War of American Independence

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Page 109 - If you speak of eloquence, Mr. Rutledge, of South Carolina, is by far the greatest orator ; but if you speak of solid information and sound judgment, Colonel Washington is unquestionably the greatest man on that floor.
Page 46 - Faith, etc., having undertaken, for the glory of God and advancement of the Christian faith, and honor of our King and country, a voyage to plant the first colony in the northern parts of Virginia...
Page 76 - Britain, as being inseparably united and annexed thereunto ; and that the King's Majesty, by and with the advice and consent of the Lords Spiritual and Temporal, and Commons of Great Britain in Parliament assembled, had, hath, and of right ought to have full power and authority to make laws and statutes of sufficient force and validity, to bind the Kingdom and people of Ireland.
Page 75 - At the same time let the sovereign authority of this country over the colonies be asserted in as strong terms as can be devised, and be made to extend to every point of legislation whatsoever. That we may bind their trade, confine their manufactures, and exercise every power whatsoever, except that of taking their money out of their pockets without their consent.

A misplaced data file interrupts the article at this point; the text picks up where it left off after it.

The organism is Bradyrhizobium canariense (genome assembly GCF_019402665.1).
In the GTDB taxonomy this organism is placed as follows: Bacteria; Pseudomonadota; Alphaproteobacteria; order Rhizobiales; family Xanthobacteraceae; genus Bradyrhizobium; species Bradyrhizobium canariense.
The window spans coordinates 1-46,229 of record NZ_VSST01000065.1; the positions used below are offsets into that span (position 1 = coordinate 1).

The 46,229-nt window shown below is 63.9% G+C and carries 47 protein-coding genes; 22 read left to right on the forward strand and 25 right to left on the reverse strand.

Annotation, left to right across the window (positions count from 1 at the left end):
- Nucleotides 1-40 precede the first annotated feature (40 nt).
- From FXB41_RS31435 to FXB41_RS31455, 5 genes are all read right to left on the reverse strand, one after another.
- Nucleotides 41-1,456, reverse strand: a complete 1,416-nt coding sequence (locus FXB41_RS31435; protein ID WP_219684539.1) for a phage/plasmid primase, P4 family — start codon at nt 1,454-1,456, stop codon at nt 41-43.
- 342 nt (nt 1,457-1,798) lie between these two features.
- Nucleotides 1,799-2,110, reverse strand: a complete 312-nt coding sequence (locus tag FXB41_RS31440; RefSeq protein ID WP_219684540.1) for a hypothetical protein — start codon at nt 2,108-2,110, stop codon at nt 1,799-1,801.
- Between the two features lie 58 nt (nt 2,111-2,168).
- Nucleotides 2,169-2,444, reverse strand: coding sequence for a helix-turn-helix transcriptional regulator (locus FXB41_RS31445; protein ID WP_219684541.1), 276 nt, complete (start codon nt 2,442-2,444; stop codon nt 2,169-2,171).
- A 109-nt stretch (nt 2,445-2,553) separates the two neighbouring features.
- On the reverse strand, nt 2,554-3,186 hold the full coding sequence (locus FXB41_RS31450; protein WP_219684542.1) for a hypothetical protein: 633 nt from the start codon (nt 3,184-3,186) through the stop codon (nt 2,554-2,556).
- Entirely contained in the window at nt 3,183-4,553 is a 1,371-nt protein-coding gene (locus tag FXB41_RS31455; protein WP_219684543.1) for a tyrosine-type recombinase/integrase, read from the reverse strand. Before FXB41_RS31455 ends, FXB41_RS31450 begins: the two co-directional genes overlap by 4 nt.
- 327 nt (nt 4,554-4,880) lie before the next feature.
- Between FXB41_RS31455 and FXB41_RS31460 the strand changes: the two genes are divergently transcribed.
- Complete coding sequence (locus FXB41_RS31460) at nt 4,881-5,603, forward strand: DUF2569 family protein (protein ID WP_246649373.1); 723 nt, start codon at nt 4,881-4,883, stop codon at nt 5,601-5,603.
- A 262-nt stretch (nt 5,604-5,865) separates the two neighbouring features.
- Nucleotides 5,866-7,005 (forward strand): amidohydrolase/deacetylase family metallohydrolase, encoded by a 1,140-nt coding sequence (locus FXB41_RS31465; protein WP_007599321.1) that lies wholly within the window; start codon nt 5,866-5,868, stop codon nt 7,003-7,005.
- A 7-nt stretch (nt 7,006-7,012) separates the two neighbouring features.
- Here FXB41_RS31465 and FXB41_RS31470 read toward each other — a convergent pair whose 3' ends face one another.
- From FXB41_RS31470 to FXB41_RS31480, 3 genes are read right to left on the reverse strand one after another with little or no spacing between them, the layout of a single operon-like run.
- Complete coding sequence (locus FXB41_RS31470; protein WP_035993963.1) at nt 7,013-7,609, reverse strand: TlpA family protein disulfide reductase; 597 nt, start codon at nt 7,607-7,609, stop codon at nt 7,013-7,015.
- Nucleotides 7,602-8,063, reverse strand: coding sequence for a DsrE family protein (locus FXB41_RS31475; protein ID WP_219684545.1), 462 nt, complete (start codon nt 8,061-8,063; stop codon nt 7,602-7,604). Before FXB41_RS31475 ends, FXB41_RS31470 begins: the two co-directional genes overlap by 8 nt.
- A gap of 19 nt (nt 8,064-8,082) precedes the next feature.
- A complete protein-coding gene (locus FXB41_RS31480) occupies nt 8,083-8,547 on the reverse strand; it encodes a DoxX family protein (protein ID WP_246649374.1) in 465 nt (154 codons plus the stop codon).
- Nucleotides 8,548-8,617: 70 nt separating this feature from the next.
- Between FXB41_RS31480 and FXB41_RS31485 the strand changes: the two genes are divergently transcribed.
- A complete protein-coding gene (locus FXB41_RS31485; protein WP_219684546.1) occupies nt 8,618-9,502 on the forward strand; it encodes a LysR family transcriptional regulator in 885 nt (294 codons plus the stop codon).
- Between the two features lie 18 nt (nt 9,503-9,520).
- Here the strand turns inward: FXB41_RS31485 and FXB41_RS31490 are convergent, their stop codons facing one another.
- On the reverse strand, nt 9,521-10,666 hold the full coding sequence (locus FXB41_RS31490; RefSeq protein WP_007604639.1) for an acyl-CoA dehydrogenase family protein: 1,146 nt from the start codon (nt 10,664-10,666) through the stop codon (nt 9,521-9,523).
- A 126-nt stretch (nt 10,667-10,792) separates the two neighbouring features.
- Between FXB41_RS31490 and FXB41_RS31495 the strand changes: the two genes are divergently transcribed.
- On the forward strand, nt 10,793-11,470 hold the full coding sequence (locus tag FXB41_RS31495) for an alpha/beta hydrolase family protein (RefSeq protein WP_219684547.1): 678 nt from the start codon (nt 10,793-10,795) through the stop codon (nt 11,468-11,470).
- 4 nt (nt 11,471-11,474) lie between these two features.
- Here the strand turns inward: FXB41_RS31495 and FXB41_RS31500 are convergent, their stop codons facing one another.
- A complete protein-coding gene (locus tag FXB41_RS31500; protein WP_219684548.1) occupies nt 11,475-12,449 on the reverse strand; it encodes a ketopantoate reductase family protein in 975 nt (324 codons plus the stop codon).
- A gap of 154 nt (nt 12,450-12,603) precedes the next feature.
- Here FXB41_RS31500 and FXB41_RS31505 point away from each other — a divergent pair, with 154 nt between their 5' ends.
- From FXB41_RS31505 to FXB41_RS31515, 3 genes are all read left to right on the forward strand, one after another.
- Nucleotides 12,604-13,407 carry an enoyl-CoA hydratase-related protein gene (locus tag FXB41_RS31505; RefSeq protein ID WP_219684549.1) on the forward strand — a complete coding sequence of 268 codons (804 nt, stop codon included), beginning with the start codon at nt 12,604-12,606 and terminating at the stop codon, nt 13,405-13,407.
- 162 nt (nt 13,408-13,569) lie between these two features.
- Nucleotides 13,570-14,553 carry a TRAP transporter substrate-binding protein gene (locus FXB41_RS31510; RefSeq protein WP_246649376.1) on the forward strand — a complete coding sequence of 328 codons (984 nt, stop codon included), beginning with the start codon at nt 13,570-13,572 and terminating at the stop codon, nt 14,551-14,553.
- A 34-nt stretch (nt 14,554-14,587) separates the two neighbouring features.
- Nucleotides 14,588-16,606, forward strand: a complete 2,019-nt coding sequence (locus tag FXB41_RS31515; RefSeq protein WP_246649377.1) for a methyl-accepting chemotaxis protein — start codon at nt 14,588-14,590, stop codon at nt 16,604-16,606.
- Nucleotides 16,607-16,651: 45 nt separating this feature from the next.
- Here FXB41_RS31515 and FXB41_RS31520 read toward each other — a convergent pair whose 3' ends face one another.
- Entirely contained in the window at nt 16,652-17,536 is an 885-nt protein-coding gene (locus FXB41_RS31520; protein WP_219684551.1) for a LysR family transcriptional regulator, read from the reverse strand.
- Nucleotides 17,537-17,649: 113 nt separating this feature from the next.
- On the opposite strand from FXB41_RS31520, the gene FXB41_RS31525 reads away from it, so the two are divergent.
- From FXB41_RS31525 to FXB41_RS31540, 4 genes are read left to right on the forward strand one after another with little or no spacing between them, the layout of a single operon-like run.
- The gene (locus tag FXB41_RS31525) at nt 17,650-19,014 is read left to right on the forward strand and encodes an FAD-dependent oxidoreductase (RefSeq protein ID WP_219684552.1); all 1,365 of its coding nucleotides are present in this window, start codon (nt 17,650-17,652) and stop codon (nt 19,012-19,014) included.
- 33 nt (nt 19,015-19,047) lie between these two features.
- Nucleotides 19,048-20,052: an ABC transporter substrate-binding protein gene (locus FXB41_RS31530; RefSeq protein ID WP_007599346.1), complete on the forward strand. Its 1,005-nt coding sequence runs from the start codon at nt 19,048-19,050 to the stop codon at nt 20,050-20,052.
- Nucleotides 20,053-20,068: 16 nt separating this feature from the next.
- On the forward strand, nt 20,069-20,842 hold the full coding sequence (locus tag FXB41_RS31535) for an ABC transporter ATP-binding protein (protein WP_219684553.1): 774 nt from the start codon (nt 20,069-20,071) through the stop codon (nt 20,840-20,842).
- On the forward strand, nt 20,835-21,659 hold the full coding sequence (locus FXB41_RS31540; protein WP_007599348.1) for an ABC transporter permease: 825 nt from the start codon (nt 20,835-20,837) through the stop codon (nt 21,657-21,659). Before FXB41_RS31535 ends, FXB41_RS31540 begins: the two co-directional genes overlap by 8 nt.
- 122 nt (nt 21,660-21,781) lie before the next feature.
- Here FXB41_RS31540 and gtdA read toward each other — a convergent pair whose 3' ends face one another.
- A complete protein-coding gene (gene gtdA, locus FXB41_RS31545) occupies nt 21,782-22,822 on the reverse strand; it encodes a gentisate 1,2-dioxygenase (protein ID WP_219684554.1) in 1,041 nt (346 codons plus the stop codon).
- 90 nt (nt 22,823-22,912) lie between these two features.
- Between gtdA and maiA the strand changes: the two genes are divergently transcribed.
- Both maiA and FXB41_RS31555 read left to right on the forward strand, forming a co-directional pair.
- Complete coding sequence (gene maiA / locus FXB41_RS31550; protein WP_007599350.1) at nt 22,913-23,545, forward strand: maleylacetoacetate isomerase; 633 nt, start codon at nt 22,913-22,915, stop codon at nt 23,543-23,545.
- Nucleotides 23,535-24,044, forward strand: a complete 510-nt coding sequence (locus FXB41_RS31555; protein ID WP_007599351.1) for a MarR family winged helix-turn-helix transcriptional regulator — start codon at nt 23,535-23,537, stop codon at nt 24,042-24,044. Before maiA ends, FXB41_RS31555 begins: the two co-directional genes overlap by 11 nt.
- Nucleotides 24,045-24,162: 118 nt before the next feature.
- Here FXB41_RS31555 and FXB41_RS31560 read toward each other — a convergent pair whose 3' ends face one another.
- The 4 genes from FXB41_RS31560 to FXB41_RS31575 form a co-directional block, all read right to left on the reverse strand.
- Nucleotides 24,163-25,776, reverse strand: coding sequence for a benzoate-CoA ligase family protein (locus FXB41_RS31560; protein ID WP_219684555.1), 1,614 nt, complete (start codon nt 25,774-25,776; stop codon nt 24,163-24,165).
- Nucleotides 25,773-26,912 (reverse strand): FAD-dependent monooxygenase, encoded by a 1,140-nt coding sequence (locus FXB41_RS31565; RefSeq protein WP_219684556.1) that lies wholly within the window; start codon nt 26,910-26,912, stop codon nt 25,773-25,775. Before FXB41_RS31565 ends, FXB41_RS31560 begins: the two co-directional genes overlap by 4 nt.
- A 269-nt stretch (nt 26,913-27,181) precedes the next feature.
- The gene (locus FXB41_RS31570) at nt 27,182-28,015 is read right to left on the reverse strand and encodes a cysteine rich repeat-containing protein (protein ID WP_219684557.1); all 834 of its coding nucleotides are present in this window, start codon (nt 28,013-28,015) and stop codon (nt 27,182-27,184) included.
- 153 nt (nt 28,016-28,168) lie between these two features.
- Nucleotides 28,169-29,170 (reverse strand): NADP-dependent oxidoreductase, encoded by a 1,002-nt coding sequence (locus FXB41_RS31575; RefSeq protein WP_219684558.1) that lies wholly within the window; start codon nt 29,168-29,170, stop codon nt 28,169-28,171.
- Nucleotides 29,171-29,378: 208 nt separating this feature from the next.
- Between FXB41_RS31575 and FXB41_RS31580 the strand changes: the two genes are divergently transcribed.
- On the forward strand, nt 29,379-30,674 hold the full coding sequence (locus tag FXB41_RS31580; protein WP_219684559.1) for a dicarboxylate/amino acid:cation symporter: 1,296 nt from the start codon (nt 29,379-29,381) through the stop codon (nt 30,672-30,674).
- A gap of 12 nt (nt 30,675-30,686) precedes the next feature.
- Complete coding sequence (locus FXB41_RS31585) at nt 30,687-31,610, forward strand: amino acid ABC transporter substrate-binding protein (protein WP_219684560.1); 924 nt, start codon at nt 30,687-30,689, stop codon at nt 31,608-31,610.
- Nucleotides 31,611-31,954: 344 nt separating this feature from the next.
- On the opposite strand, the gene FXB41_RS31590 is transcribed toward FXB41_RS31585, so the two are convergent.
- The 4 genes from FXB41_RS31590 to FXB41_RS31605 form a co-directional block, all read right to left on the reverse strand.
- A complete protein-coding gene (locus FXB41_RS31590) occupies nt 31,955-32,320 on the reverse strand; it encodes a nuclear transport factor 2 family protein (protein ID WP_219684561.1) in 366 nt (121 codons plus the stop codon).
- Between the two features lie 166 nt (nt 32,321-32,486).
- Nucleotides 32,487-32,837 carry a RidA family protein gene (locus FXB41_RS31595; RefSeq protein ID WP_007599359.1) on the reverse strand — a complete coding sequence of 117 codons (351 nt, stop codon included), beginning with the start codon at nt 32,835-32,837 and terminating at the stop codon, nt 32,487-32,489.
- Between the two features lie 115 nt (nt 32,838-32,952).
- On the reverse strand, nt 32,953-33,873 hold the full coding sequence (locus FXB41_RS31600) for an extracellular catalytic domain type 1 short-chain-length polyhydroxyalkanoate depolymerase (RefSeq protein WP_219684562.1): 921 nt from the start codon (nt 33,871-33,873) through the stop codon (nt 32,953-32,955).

Page 71 - Peace have been so happily enlarged ; and whereas it is just and necessary that a revenue should be raised in your Majesty's dominions in America, for defraying the expenses of defending, protecting, and securing the same...
Page 81 - That no man should scruple, or hesitate a moment, to use arms in defence of so valuable a blessing, is clearly my opinion. Yet arms, I would beg leave to add, should be the last resource, the dernier resort.
Page 84 - An Act to discontinue, in such manner, and for such time as are therein mentioned, the landing and discharging, lading, or shipping, of goods, wares, and merchandise, at the town and within the harbour of Boston, in the province of Massachusetts Bay, in North America...
Page 149 - I am now convinced beyond a doubt, that, unless some great and capital change suddenly takes place in that line, this army must inevitably be reduced to one or other of these three things; starve, dissolve, or disperse in order to obtain subsistence in the best manner they can.
Page 224 - If I were to be called upon to draw a picture of the times and of men, from what I have seen, heard, and in part know, I should in one word say that idleness, dissipation, and extravagance seem to have laid fast hold of most of them; that speculation, peculation, and an insatiable thirst for riches seem to have got the better of every other consideration, and almost of every order of men...
Page 230 - ... against your Protestant brethren ; to lay waste their country, to desolate their dwellings, and extirpate their race and name, with these horrible hell-hounds of savage war! — hellhounds, . I say, of savage war.

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